Fold mountains

If I could go anywhere: the deep mountains and mysterious valleys of the Nezu Museum in Tokyo

© Nezu Museum

In this series, we pay homage to the art we want to visit – and hope to see once the travel restrictions are lifted.

A nimble row of bamboo grows between the street and the grounds of the Nezu 根 津 子術館 Museum in Minami-Aoyama, Tokyo. The softly murmuring greenery leads you gently along the side of the museum, under its eaves, to the entrance.

During the winter months, when there is snowfall in the capital, masses of snow slide from the roof to line the ground at the foot of this bamboo, creating the illusion of a white-topped mountain range on the path.

There are numerous transportation and ephemeral scenes at the Nezu Museum and Garden, located on the private estate of the Nezu family and home to the extraordinary collection of pre-modern East Asian treasures amassed by the businessman. and philanthropist Nezu Kaichirō (1860-1940).

Approach from the main door of the Nezu Museum © Nezu Museum.

The original house, built in 1906, was destroyed in an air raid in 1945. After successive reconstructions over the decades, the decision was made to undertake a large-scale renovation to restore Nezu’s vision .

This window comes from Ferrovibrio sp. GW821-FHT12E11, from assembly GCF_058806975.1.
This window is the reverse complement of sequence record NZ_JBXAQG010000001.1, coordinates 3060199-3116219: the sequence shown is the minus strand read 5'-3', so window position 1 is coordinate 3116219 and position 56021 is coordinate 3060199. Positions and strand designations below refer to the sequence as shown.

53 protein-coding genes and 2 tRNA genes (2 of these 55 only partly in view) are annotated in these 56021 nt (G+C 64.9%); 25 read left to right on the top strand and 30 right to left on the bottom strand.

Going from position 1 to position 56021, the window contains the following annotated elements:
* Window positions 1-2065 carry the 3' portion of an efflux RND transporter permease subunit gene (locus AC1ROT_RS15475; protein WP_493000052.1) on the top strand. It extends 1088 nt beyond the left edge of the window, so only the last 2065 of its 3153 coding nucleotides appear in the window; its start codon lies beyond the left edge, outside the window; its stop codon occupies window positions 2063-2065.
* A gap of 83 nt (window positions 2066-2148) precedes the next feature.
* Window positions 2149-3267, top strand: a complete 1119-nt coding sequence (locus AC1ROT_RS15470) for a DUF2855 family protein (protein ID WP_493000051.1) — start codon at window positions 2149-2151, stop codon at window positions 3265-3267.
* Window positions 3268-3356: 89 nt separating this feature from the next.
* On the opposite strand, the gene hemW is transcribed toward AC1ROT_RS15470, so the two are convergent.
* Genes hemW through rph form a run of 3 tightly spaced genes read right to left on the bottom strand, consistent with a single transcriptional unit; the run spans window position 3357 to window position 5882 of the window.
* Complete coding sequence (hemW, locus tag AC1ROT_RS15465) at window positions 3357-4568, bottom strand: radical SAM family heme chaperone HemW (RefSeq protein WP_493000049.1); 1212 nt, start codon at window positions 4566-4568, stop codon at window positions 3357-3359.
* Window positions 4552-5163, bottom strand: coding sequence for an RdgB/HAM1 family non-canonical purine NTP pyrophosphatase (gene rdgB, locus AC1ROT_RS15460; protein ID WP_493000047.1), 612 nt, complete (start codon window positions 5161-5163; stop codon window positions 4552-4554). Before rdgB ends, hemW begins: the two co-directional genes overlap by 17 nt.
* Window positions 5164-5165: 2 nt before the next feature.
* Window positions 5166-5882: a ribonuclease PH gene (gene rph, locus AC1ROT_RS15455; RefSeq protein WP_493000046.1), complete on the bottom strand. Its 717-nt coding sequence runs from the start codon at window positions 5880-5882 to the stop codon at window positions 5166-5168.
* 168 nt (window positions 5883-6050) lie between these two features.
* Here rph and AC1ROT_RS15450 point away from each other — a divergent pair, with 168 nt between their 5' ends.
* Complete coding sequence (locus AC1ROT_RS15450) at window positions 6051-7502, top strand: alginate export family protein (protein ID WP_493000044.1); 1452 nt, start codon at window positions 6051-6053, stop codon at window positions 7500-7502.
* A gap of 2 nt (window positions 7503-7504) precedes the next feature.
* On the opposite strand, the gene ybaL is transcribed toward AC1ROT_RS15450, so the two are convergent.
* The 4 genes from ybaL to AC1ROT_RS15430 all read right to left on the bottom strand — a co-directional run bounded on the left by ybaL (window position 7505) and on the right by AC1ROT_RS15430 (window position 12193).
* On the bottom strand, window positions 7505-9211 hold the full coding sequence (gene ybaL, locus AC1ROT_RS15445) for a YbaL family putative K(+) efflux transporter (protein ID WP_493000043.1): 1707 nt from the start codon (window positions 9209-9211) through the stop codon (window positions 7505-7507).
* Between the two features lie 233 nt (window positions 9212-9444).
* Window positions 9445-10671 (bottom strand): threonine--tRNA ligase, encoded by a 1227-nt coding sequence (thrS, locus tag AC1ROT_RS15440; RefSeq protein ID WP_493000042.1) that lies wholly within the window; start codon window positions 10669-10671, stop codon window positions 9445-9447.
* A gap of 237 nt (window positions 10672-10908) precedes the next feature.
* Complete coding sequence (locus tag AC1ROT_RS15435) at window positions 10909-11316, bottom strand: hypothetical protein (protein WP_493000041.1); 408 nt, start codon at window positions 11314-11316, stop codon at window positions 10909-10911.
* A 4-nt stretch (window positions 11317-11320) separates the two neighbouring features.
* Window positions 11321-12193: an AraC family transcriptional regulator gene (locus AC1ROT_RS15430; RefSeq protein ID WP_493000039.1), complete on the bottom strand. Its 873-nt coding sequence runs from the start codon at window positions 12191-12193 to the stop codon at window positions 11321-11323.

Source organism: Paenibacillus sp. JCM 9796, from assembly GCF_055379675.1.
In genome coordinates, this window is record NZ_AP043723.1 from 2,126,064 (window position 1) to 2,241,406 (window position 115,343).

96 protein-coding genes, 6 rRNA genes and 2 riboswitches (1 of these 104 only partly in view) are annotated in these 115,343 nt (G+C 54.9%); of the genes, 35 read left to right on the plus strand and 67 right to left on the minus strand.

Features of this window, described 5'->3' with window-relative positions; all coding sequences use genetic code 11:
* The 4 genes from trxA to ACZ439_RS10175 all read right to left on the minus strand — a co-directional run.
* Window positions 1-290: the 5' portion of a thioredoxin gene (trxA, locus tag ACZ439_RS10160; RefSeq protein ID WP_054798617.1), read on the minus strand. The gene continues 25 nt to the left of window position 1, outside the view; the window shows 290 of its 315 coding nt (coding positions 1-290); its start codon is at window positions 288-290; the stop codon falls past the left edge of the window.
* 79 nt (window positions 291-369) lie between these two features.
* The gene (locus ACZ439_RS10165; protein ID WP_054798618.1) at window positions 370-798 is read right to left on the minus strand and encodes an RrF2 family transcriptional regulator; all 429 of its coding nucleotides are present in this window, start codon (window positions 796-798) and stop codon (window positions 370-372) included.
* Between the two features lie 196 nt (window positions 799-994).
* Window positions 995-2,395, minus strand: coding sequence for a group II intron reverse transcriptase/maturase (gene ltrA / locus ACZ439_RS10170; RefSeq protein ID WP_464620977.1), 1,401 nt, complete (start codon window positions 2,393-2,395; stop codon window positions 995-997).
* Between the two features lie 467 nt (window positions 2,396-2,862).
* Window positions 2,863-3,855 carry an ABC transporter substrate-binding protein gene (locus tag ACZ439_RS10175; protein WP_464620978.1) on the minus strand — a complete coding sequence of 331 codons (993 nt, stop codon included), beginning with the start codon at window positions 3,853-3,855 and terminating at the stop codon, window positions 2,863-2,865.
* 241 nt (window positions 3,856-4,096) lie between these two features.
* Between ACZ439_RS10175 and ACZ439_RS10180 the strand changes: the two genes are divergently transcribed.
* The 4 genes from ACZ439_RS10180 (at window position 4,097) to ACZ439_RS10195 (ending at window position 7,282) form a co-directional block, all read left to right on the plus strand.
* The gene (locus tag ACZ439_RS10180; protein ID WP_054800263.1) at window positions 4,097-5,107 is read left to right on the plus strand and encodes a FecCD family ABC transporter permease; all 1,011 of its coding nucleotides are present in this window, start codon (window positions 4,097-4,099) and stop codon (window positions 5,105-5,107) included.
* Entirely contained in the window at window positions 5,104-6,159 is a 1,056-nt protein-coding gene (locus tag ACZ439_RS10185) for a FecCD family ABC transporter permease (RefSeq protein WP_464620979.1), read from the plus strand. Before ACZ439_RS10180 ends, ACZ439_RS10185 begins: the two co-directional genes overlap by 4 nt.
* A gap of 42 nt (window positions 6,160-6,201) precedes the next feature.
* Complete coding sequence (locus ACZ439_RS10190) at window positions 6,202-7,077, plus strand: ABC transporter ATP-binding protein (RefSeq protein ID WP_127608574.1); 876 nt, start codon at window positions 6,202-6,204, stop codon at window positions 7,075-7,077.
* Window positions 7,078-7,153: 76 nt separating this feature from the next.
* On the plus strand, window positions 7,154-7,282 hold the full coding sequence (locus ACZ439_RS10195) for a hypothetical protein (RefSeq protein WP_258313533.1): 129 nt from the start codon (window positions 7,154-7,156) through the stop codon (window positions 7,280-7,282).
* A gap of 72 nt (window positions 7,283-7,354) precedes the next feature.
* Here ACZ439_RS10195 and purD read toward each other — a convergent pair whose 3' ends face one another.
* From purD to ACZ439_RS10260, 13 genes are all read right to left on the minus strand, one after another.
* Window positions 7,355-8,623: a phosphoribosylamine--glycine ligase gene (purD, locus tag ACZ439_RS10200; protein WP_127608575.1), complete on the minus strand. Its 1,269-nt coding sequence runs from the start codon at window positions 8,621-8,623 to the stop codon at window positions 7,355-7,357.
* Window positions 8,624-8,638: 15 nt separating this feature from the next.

Famous Japanese architect Kuma Kengo redesigned the museum building with elements found in traditional Japanese residential architecture and a contemporary finish. It reopened in 2009.

Read more: If I Could Go Anywhere: A World Through the Eyes of Botanical Artist Marianne North at Kew Gardens

The foyer opens to full-length windows overlooking the garden, a modern take on the traditional Japanese idea of ​​creating an invisible threshold from the inside to the outside world. Buddhist sculptural pieces are exhibited facing inward: they cast a friendly glance on visitors whose gaze naturally derives from the interior garden. While not specifically a house museum, the atmosphere here has the intimate characteristics of a private home.

I have a deep interest in museums that were once someone’s home, especially those with gardens; yet small. From Kettle’s Yard in Cambridge, England, to the Alvar Aalto House / Studio in Helsinki, to the Nissim Museum in Camondo, Paris, I seek them out for the intimacy and personality that sometimes lacks in large formal spaces in museums.

Kengo Kuma talks about his design principles for the Nezu Museum Tokyo.

A soft and calm atmosphere

The Nezu collection has more than 7,400 objects, many of which are classified as an important cultural property or national treasure. In some galleries, LED lights are programmed and adjusted to resemble sunrise; in others, to imitate the diffused light of a paper lantern.

These carefully considered aspects of the display serve to protect objects from harsh, possibly damaging light, and to generate a soft and calm atmosphere. Each object also benefits from a luxurious space, which makes it easier to absorb yourself in the ritual of close observation.